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When I first heard about Bitwig Studio years ago, there was one feature that really caught my eye. In promotions for the software they always mentioned that they would have an ‘Open Controller Scripting API’. Coming from an environment like Ableton Live, which has an undocumented and ‘closed’ API, this was hugely exciting. In this series of articles we will walk through the creation of a basic controller script for Bitwig Studio.

Live is great, and I still use it for a most of my sound making and performing, but coding scripts without documentation, or a convenient way of debugging, makes it a laborious, and sometimes frustrating experience. Bitwig Studio on the other hand, has a completely documented scripting API, and a debugging console built into the application. This makes writing control scripts a much faster and easier process, which is very good, because in order to do anything with a controller in Bitwig, you’ll need a script. Thankfully, there are some generic scripts that are included with Bitwig that allow for note input and cc mappings, as well as quite a few scripts for popular controllers.

Before we begin, it’s worth mentioning that it would be helpful if you know at least a little bit of JavaScript, or another C-based language. These scripts don’t involve anything too complex or any hardcore programming tricks, but it will be much easier to follow along if you have a frame of reference. That being said, I’d never really used JavaScript before diving into control scripting, so this might be a good place to get your feet wet with text based coding. You can use Codecademy to get up to speed with JavaScript pretty quickly if you’re interested, or you can consult the Mozilla Developer Network to get a more thorough walkthrough. You can also access the API documentation from the Help menu in Bitwig.

Let’s get to it! First, let’s make two folders in our Controller Scripts folder in our Bitwig User directory.

Mac: Documents/Bitwig Studio/Controller Scripts
Windows: %USERPROFILE%\Documents\Bitwig Studio\Controller Scripts\

Once there, create a new folder for the manufacturer of the controller and give it a name. I’ll use ‘MyCompany’ as the name of this folder. Inside of ’MyCompany’, create a folder that will hold the control script for our device, I’ll call it ‘MyController’. Once our folder is created we need to create a javascript file. You can use any text editor you like, but one that supports js development will be helpful. Create a new file in your text editor of choice and save it inside our newly created folder with a name of ‘MyController.control.js’. Now we’re ready to start writing some code.

There are a few lines of code that every script needs to have at the top to initialize the script and make the connections. First we need to initialize the API, define our script, and define the inputs and outputs.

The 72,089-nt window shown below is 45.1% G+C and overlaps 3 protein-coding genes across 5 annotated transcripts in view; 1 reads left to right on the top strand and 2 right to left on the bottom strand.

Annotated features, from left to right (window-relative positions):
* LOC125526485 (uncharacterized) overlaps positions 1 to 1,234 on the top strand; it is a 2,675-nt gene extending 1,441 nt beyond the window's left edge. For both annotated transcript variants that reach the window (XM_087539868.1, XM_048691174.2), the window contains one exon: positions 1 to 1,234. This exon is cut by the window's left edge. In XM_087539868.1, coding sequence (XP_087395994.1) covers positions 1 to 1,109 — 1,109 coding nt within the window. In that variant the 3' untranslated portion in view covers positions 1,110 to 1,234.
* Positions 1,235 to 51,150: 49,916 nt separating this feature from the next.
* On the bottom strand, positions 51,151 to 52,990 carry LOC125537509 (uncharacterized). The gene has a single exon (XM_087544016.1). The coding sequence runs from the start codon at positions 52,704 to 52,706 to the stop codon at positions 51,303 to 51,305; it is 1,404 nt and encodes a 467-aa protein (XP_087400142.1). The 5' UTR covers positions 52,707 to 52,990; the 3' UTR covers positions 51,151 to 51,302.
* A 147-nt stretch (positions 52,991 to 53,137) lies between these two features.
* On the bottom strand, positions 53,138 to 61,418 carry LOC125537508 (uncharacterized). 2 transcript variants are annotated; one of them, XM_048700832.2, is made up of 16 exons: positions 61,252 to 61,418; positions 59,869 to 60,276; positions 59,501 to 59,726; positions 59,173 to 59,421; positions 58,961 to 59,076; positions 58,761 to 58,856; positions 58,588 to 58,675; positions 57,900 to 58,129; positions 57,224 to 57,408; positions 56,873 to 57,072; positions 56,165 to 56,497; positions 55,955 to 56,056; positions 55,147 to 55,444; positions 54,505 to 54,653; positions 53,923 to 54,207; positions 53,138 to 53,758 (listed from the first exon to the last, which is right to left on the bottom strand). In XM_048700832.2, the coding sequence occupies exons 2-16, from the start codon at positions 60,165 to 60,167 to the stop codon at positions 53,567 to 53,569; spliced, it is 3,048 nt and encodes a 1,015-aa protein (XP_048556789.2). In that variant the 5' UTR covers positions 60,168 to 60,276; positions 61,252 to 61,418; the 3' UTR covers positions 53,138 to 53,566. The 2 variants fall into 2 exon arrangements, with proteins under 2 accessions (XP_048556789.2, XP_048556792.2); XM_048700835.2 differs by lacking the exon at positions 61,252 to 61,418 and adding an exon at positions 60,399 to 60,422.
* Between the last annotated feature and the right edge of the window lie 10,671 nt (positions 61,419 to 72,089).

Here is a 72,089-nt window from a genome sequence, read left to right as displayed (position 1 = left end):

In the host.defineController function, we let Bitwig know what company makes the controller, what the actual device is, the version number, and a UUID. You can generate those easily HERE. It’s some sort of hardware identifier, that I’m still not totally clear on (just generate one and put it as the fourth argument of this function, ok?). After that we define the number of input and output ports. In this case I want one input and one output. If you save this file you should be able to open Bitwig, navigate to the controller preferences, and select your new script from the ‘Add controller manually’ menu. You can then assign a controller to the MIDI input and MIDI output of the script. It won’t do anything yet, but we can quickly change that with a few more lines of code.

We’ll add a few functions to our script inside of the init() function. This function is called whenever we load the script and sets things up for us. In this case we want to create our note input and a MIDI callback.




The Note input (as you may have guessed) allows us to get MIDI notes to Bitwig’s synths or third party VSTs. The MIDI callback isn’t needed now, but it’s a useful thing to setup. Basically, we create a MIDI callback that takes a function as an argument (onMidiPort1 in this case). This will call the onMidiPort1 function (which we haven’t defined yet) whenever an event happens on the specified MIDI port (which is defined by the host.getMidiInPort(0) bit). This is your gateway to creating interesting interactions using functions, conditionals, and other fun stuff, which we will talk about later.

In order for this script to not throw errors, let’s go ahead and define our onMidiPort1 function like this:




We can leave this empty for now, as we aren’t doing anything with MIDI data except passing on the notes. When we get a MIDI message this function passes the status byte, and the two data bytes of the MIDI message it received and then executes the code contained in this function.

scripting-bitwig-4One more thing to add is just a notification when you disconnect the device that connected to this script. This isn’t necessary, but it’s good to have if you need to do some cleanup on disconnection.

Now you can go ahead and save the file, connect it to Bitwig, arm an instrument track, and play notes with your MIDI controller. We have coded up about half of the Generic MIDI Keyboard script that ships with Bitwig, and in the next installment we will add support for mapping CC data.